From Xuanzhongji.

Li Fang 李昉, et al., Taiping guangji 太平廣記 (Extensive Gleanings from the Era of Great Harmony), 10 vols (Beijing: Zhonghua shuju, 1961), ix, 447.3652:

說狐

狐五十歲。能變化為婦人。百歲為美女。為神巫。或為丈夫與女人交接。能知千里外事。善蠱魅。使人迷惑失智。千歲即與天通。為天狐。

出玄中記

Frogs Of The Moonlight Pool 玄陰池蛙

Someone called Shi Xian was registered in Taiyuan, making his living in trade, and he often travelled with goods to Daibei. In the summer of the second year Changqing (822 CE), he was travelling through the Yanmenguan. Just then the summer heat was especially intense, so he lay down beneath a large tree. He suddenly dreamed of a monk, with wasp-fierce eyes and wearing a patched jacket and robe, very strange in his body-shape, who came before Xian and addressed him: “Our hut is to the south of Wutaishan, and there is the Qionglin Pond, far from the world of mortals, and truly a place for a group of monks to avoid the summer heat. Will our lucky benefactor accompany me there? If unable to, I can see that my benefactor is afflicted by the heat and close to death; [2] would that not be a cause for regret?” Xian was extremely bothered by the temperature, and, as the monk also talked with him of future events, he addressed the monk: “I am willing to go with the master.” The monk then led Xian to the west, and, going several li, there was indeed the Qionglin Pond, and he saw a group of monks in the water. Xian marvelled at this and questioned them, at which the monk said: “This is the moonlight pool. Therefore my disciples bathe in it, and also wash away the great heat.” At this he led Xian around the pond. Xian merely marvelled at the group of monks in the water, and also noticed that none of their forms were particularly different. Before long dusk fell and one of the monks said: “The gracious benefactor should listen to us disciples as we chant scripture.” At this Xian stood by the poolside, and the crowd of monks united their voices in the water and made a great clamour. After a moment, a monk pulled him by the hand, saying: “The gracious benefactor should bathe with us in the moonlight pond; be careful but have no fear.” Xian thus followed the monks into the water, but suddenly felt a great chill over his whole body, shivering and shuddering. At this he awoke with a great shock, to find himself lying back beneath the great tree, with his clothes quite soaking wet, shivering in extreme cold. Night had already fallen when he reached the village hostel. When the next day dawned, his illness had abated slightly, so he took to the road, and along the way he heard the croaking of frogs, sounding just like the monks’ scripture chant. He therefore set out to find them, and after going a few li, came across the Qionglin Pond, where there were very many frogs. That pond was indeed the moonlight pond, and the group of monks were just a bunch of frogs. Xian said: “These frogs can change their shape by magic to delude people; this is nothing short of demonic!” He then killed them all.

Zhang Du 張讀, Xuanshi Zhi 宣室志 (Stories from the Chamber of Dissemination), 1.1-2 (Tale 2):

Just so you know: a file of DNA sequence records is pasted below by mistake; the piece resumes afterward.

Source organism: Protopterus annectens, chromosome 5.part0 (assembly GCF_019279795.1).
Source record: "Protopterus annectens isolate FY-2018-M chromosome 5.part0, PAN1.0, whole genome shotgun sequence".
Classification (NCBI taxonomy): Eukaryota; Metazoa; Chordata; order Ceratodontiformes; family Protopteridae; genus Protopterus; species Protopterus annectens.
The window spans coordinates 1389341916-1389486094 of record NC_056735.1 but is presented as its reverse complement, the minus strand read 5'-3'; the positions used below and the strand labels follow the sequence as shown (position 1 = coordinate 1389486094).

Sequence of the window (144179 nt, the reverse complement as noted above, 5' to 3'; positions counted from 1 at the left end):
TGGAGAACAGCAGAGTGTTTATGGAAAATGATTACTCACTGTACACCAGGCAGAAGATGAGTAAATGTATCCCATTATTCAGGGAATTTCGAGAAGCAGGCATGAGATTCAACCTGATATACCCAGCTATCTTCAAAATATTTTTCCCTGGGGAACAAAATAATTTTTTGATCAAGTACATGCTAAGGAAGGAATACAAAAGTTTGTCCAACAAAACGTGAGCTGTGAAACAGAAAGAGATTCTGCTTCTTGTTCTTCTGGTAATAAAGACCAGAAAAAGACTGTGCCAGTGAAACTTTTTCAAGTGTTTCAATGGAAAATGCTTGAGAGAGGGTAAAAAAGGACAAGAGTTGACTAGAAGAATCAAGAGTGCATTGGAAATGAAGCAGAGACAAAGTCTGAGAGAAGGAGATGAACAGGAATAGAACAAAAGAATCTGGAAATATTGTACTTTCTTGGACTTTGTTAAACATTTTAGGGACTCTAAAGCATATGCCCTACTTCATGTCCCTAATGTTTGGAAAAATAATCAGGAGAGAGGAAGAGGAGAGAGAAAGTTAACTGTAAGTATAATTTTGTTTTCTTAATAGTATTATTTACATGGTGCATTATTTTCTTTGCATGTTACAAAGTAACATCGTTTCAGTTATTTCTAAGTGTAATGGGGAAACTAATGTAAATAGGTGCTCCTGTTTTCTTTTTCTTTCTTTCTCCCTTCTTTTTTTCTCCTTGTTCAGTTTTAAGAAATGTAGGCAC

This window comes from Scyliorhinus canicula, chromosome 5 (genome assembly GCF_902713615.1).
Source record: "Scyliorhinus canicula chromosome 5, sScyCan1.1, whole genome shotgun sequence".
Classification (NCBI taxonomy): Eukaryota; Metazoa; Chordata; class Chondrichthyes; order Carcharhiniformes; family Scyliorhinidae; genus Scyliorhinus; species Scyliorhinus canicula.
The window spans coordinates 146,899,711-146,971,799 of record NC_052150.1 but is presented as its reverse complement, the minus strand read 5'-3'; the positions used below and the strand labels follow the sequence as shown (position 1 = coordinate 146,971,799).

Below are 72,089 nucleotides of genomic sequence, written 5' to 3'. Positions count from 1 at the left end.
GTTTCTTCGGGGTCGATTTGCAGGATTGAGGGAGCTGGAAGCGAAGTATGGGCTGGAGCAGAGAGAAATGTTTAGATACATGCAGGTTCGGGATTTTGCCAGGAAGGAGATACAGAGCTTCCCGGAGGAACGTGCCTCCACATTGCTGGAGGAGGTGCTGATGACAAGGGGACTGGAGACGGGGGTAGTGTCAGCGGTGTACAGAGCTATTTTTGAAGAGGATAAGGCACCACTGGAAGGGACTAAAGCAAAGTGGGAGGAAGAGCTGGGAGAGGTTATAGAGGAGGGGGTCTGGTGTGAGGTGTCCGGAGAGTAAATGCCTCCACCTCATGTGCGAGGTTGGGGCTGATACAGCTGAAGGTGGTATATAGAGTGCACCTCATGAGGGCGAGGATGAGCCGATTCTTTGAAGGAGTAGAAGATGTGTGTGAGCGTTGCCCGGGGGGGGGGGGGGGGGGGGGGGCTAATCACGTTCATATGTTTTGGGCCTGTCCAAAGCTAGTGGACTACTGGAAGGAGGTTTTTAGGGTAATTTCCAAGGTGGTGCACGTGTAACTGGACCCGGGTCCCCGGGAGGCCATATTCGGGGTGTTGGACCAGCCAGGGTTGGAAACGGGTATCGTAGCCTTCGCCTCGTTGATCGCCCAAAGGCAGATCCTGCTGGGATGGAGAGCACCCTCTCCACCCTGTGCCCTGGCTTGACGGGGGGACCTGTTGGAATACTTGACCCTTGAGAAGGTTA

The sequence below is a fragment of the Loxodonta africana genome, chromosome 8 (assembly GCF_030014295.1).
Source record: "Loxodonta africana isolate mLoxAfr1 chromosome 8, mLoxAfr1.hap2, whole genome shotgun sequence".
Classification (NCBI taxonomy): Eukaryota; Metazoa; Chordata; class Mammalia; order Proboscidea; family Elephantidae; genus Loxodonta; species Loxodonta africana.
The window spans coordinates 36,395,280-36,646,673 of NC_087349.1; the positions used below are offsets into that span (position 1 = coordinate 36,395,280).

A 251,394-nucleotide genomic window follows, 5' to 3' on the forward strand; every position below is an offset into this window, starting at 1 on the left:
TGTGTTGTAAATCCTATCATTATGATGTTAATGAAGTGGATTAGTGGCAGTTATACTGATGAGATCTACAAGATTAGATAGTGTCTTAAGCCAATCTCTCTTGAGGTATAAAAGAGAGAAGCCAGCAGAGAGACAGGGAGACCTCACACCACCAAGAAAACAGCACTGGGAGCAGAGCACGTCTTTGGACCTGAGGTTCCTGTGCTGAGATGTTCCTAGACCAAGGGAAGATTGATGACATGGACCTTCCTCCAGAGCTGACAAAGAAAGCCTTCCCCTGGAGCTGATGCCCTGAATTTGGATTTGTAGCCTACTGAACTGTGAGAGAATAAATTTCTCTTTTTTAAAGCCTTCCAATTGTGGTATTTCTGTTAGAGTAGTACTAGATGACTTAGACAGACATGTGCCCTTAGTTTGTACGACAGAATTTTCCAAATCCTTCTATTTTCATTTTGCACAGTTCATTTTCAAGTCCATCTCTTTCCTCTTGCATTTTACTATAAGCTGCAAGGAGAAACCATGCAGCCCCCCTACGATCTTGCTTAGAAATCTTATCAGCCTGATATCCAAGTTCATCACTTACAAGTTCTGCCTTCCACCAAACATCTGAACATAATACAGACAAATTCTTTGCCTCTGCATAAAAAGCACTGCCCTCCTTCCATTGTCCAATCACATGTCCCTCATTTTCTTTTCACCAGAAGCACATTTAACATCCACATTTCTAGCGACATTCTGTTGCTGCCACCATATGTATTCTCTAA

玄陰池蛙

有石憲者,其籍編太原,以商為業,常行貨於代北。長慶二年夏中於雁門關行道中,時暑方甚,因偃於大木下。忽夢一僧,蜂目,被褐衲,其狀甚異,來憲前,謂曰:「我廬於五臺山之南,有窮林積水,出塵俗甚遠,實羣僧清暑之地。檀越幸偕我而遊乎?卽不能,吾見檀越病熱且死,得 [2] 無悔於心耶?」憲以時暑方盛,僧且以禍福語相動,因謂僧曰:「願與師偕往。」於是其僧引憲西去,且數里,果有窮林積水,見羣僧在水中。憲怪而問之,僧曰:「此玄陰池。故我徒浴於中,且以蕩炎燠。」於是引憲環池行。憲獨怪羣僧在水中,又其狀貌無一異者。已而天暮,有一僧曰:「檀越可聽吾徒之梵音也。」於是憲立池旁,羣僧卽於水中合聲而譟。僅食頃,有一僧挈手曰:「檀越與吾偕浴於玄陰池,慎無懼。」憲卽隋僧入池中,忽覺一身盡冷,噤而戰。由是驚悟。見己卧於大木下,衣盡濕,而寒慄且甚。時已日暮,卽抵村舍中。至明日,病稍愈。因行於道,聞道中忽有蛙鳴,甚類羣僧之梵音。於是徑往尋之,行數里,見窮林積水,有蛙甚多。其水果名玄陰池者,其僧乃羣蛙爾。憲曰:「此蛙能幻形以惑於人,豈非怪之尤者乎!」於是盡殺之。

又見《廣記》卷四七六,題為《石憲》;《紺珠集》卷五,題為《玄陰池》;《類說》卷二三,題為《玄陰池》;《說郛》卷六。《紺珠集》、《類說》、《說郛》引均為節文。

Zhang Du 張讀, Xuanshi Zhi 宣室志 (Stories from the Chamber of Dissemination) in Du yi zhi, Xuanshi Zhi 獨異志,宣室志 (Outstanding Fantastic Stories, Stories from the Chamber of Dissemination), edited by Zhang Yongqin 张永钦 and Hou Zhiming 侯志明 (Beijing: Zhonghua shuju, 1983)

The version transmitted in the Taiping Guangji varies slightly from this:

Shi Xian 石憲

Someone called Shi Xian was registered in Taiyuan, making his living in trade, and often trading in Daibei. In the summer of the second year Changqing (822 CE), he was travelling through the Yanmenguan. Just then the summer heat was especially intense, so he lay down beneath a large tree. He suddenly dreamed of a monk, with wasp-fierce eyes and wearing a patched jacket and robe, very strange in his body-shape, who came before Xian and addressed Xian, saying: “Our hut is to the south of Wutaishan, and there is the Qionglin Pond, far from the world of mortals, and truly a place for a group of monks to avoid the summer heat. Will our lucky benefactor accompany me there? If unable to, I can see that my benefactor is afflicted by the heat and close to death; [2] would that not be a cause for regret?” Xian was extremely bothered by the temperature, and, as the monk also talked with him of future events, he addressed the monk: “I am willing to go with the master.” The monk then led Xian going west, and, going several li, there was indeed the Qionglin Pond, and he saw a group of monks in the water. Xian marvelled at this and questioned them, at which the monk said: “This is the moonlight pool. Therefore my disciples bathe in it, and also wash away the great heat.” At this he led Xian around the pond. Xian merely marvelled at the group of monks in the water, and also noticed that none of their forms were particularly different. Before long dusk fell and one of the monks said: “The gracious benefactor should listen to us disciples as we chant scripture.” At this Xian stood above the pond, and the crowd of monks united their voices in the water and made a great clamour. After a moment, a monk pulled him by the hand, saying: “The gracious benefactor should bathe with us in the moonlight pond; be careful but have no fear.” Xian thus followed the monks into the water, but suddenly felt a great chill over his whole body, shivering and shuddering. At this he awoke with a great shock, to find himself lying back beneath the great tree, with his clothes quite soaking wet, shivering in extreme cold. Night had already fallen when he reached the village hostel. When the next day dawned, his illness had abated slightly, so he took to the road, and along the way he heard the croaking of frogs, sounding just like the monks’ scripture chant. He therefore set out to find them, and after going a few li, came across the Qionglin Pond, where there were very many frogs. That pond was indeed the moonlight pond, and the group of monks were just a bunch of frogs. Xian said: “These frogs can change their shape by magic to move people; this is nothing short of demonic!” He then killed them all. From Xuanshizhi.